When reference is made herein to carpet it will be understood that any sheet fabric-like material is contemplated, whether woven, tufted,- knitted, felted, cemented or otherwise, and that the fabric may be a carpet, rug,

Wall covering, floor covering, floor tile or the like.

Difiiculty has been encountered in the prior art in the application of polyurethane reactive foam to such fabrics,

and an important advantage of the present invention is that it overcomes such difiiculties.

One of the most Widely used methods of applying polyurethane foam on carpets has been to produce relatively thick slabs of cured foam and then slice the foam into sheets and cement the foam to the back of the carpet by means of an adhesive. The slicing of the sheets in large areas is a difficult and expensive operation, and the cost of the adhesive, its application and its combining are high. A further difficulty is that the slicing operation cuts through the cells of the slab of foam, leaving a relatively fragile and unattractive exposed surface showing numerous cut cell walls.

Efforts have been made by the present inventor and others to apply polyurethane foams to the backs of carpets by spraying. The results however have not been satisfactory. Very high air pressures have been required in order to mix the reactants and the catalysts, and the deposition of the film of foam on the back of the carpet under such high pressures has produced wavy formations, interfering with evenness of the deposit. The reacting ingredients have also caused frequent clogging of spray nozzles, so that maintenance has been a serious problem.

Furthermore the spraying operations have required expensive hooding and ventilating systems and created a hazard to health.

Efforts have been made to use conventional coating techniques such as doctor blades and roller coating on the back of carpets. However, the back of a fabric of the type of a carpet normally used has ridges and depressions, and this exposes a rough surface to the foam, which can only be smooth in normal practice by restraining the opposite surface of the foam as the foam expands. When the foam, however, is thus restrained it tends to form zones of varying density depending upon the ratio of Weight to volume of the foam in the particular area, thus creating relatively firm nodules in certain areas and more resilient foam in other areas. As a consequence the variation in texture of the foam is highly objection-able when examining the felt from the back, and the variation in resilience is unsatisfactory when the carpet is walked on. Further more, the technique of using an apron is costly.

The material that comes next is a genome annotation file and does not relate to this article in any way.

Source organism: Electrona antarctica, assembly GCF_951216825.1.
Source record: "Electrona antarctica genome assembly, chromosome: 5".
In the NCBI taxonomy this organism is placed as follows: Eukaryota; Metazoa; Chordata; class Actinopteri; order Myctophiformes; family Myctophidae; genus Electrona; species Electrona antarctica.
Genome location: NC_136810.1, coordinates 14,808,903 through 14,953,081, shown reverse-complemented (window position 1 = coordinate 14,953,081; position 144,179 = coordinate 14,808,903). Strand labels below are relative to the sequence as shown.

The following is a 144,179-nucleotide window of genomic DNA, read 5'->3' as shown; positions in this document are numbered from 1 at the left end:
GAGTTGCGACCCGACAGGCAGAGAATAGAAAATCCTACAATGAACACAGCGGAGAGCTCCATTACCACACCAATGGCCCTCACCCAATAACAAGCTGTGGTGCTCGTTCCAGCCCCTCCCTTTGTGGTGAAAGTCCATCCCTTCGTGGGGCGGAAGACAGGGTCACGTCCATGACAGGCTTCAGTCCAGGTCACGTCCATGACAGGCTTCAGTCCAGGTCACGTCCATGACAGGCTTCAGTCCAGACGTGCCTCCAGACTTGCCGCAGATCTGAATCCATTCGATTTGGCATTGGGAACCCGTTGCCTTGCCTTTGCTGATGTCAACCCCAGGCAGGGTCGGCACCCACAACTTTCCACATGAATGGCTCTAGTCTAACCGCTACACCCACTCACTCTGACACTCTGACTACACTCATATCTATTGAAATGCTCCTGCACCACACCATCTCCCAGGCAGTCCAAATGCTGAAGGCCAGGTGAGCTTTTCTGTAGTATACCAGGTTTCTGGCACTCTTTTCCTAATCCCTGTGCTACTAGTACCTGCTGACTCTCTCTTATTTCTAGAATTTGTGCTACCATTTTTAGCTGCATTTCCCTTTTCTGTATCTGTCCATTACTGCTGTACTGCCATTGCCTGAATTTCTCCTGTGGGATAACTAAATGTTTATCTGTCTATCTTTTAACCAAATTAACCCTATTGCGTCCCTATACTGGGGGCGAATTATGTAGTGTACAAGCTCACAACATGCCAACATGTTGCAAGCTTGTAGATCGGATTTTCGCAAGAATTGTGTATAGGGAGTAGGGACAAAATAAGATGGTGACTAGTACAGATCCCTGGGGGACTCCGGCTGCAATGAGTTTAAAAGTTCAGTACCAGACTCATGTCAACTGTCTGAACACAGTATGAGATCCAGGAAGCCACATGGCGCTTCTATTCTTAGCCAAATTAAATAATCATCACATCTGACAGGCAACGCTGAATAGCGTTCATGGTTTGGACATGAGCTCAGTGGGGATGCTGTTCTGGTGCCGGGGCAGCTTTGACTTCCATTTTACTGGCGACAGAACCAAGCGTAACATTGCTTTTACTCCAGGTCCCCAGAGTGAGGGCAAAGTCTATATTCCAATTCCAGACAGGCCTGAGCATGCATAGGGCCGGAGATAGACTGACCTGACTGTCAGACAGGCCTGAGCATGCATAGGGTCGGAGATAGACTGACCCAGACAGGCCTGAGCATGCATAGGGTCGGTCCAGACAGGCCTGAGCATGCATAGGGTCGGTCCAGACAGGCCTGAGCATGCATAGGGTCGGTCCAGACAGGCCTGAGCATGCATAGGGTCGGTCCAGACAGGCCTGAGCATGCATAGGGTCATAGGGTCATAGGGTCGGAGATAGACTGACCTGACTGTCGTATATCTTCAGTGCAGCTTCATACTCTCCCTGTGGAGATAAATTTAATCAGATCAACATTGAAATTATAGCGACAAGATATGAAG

I have discovered that greatly improved application of polyurethane foam can be made to the back of carpet while reducing the cost and simplifying the procedure. In accordance with the present invention, foam is obtained which binds with the back of the carpet without the necessity of applying any additional adhesive, and controllably penetrates the back of the carpet without objectionably intruding into the pile. Furthermore the texture of the foam is greatly improved, with greater resilience and more rapid resilient response to restore the full dimensions after compression.